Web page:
In today’s world, data form the basis of much of our lives. For those of us who work in development – nothing rings truer. Reliable and accurate data allows us to make specific policy decisions, shows us where best to focus our interventions, and helps us to know if the actions we are taking are making a difference. For example, the Millennium Development Goals (MDGs) have been a cornerstone of development for the past 14 years. Since the adoption of the goals in 2000, countries have tracked progress on outcomes related to poverty, education, health, and more. Data have shown us what we have been able to achieve and what challenges remain. In just about 11 months, countries will adopt a new global development agenda, which will include a set of more ambitious global goals to replace the MDGs. Timely, reliable and accurate data will again be essential to defining policies to meet these new goals, setting baselines against which to monitor progress, and holding governments and other stakeholders accountable for their commitments.
As we prepare to scale up our efforts in 2016 and beyond, now is a critical stage to review what data will be required to inform implementation and to monitor progress. Having a clear understanding of the challenges and needs from the country perspective can help to ensure our global plan of action for the next development agenda is based on evidence and that we are setting a clear path for successful implementation. This is where the data revolution comes in.
In mid-October, the United Nations Foundation was pleased to join the Hewlett Foundation and a number of partners in the Post-2015 Data Test Initiative in discussions about data needs at the country level for the post-2015 development agenda. A team of researchers, the Post-2015 Data Test Team, led by the Centre for Policy Dialogue and the Normal Paterson School of International Affairs, in association with Southern Voice on Post-MDG International Development Goals, presented the initial findings of their research at a workshop that brought together civil society, academia, UN officials and member states. Presentations and discussion focused on the country level realities of implementing a global post-2015 framework. Research was conducted in Bangladesh, Canada, Peru, Tanzania, Turkey, Senegal, and Sierra Leone.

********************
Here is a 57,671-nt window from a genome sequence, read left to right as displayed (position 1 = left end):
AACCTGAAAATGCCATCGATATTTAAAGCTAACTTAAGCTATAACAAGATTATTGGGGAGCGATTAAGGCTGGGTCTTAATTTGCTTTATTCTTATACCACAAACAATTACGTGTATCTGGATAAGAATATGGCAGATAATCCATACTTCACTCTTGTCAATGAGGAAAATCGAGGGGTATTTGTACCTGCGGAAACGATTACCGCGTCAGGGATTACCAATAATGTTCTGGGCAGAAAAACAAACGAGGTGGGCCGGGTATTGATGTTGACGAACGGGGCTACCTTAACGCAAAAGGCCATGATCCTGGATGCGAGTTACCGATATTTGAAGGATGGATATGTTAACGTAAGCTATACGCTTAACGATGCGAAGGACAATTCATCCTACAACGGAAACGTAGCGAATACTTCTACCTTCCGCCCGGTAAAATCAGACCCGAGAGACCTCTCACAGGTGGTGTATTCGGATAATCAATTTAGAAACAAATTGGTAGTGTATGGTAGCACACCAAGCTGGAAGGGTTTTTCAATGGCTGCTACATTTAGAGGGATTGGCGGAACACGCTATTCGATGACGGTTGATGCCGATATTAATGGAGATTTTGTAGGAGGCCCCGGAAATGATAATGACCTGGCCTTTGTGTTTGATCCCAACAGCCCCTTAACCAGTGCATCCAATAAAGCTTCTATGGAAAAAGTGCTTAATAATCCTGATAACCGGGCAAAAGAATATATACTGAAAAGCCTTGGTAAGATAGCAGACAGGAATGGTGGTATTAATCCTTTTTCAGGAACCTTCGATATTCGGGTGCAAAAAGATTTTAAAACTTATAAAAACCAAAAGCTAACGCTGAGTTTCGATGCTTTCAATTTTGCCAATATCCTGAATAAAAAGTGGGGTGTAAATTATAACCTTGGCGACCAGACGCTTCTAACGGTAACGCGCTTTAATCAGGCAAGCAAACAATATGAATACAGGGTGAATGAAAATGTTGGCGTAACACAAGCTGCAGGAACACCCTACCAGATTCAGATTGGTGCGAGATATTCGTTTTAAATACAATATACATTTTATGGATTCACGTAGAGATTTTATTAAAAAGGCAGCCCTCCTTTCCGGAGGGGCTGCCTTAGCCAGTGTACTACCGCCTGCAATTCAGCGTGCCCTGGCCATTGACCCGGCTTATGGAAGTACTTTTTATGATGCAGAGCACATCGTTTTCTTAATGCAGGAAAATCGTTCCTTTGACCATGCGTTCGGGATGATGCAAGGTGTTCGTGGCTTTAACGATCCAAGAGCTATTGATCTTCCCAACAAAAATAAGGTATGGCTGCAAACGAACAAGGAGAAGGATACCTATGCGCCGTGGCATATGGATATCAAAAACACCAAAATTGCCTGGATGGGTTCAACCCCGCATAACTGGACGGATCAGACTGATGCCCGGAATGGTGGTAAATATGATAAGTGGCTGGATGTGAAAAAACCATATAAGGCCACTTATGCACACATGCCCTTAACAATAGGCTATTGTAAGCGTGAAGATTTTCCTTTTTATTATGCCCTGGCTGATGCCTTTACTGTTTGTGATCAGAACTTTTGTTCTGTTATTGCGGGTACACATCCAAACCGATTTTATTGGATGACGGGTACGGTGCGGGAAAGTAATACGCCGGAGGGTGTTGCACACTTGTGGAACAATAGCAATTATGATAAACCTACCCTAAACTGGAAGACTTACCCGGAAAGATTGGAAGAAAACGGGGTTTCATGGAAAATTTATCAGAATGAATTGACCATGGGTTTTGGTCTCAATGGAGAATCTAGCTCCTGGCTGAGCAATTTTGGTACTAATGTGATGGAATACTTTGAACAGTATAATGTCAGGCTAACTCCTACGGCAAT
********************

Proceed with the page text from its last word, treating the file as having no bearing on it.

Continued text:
“Through examining a sample set of universal and country-level goals and targets for post-2015, we were able to map out what is feasible in our country,” said Dr. Mehmet Arda, researcher from Koc University in Turkey. ““For us in Turkey, a principal challenge is the need to use micro-data for filling some gaps that exist in published statistics.” Other important implementation challenges came through from the initial findings of the Post-2015 Data Test research, including the need for country flexibility to identify national priorities, coordination at all government levels, capacity constraints, as well as poor quality and limited availability, and accessibility of data.
“This kind of discussion and sharing of lessons learned across varied country contexts is an invaluable exercise,” said Sara Luna Camacho, a delegate from the Mexican mission to the United Nations in New York. “As we negotiate the elements of the post-2015 agenda, we need to be informed by the practical needs and challenges at the country level.”
The United Nations Foundation supports the development of an ambitious and feasible post-2015 agenda. A key aspect of our role in the process has been to amplify national voices and channel them into the negotiations and discussions taking place in New York. Presenting the initial findings of the Post-2015 Data Test research provided an important opportunity to highlight data challenges at the country level and discuss what needs to be done for effective monitoring and implementation of the new agenda.
So how does that data revolution link up with the post-2015 process? The first week of November, the United Nations Secretary – General’s Independent Advisory Group on data for sustainable development released its report, noting “without high-quality data providing the right information on the right things at the right time; designing, monitoring and evaluating effective policies becomes almost impossible.” Now that the report is published, we can work together to define the important next steps to ensure strong data availability, collection and use moving forward. But, the data revolution goes beyond thinking about how we will implement and measure the next development agenda. It helps us move to a pathway of stronger, more reliable data and systems – which are essential for long term policy-making, program implementation, and accountability.